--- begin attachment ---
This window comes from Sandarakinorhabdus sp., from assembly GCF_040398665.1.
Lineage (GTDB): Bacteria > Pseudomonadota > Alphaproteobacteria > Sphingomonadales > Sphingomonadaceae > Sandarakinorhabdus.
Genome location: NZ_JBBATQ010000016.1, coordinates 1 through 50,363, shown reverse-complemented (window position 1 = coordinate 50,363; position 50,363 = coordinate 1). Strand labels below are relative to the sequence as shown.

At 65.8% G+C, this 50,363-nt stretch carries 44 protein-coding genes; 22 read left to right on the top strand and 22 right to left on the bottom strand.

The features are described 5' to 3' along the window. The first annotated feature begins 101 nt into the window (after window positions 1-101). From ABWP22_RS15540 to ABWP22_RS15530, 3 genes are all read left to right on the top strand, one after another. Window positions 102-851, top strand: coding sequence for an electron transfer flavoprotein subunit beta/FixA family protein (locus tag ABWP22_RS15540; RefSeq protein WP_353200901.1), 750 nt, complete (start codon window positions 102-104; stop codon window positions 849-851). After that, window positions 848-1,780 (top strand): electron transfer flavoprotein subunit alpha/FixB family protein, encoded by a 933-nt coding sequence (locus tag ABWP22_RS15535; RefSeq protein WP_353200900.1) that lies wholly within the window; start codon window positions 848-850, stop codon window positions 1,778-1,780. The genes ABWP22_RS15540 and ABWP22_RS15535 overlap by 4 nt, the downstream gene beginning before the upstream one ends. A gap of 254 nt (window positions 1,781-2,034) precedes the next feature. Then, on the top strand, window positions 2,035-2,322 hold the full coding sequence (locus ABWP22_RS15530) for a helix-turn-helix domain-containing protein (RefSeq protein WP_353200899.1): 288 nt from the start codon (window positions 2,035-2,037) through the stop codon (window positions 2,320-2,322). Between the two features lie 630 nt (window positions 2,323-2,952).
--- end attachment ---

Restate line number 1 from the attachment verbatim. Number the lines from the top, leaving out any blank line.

This window comes from Sandarakinorhabdus sp., from assembly GCF_040398665.1.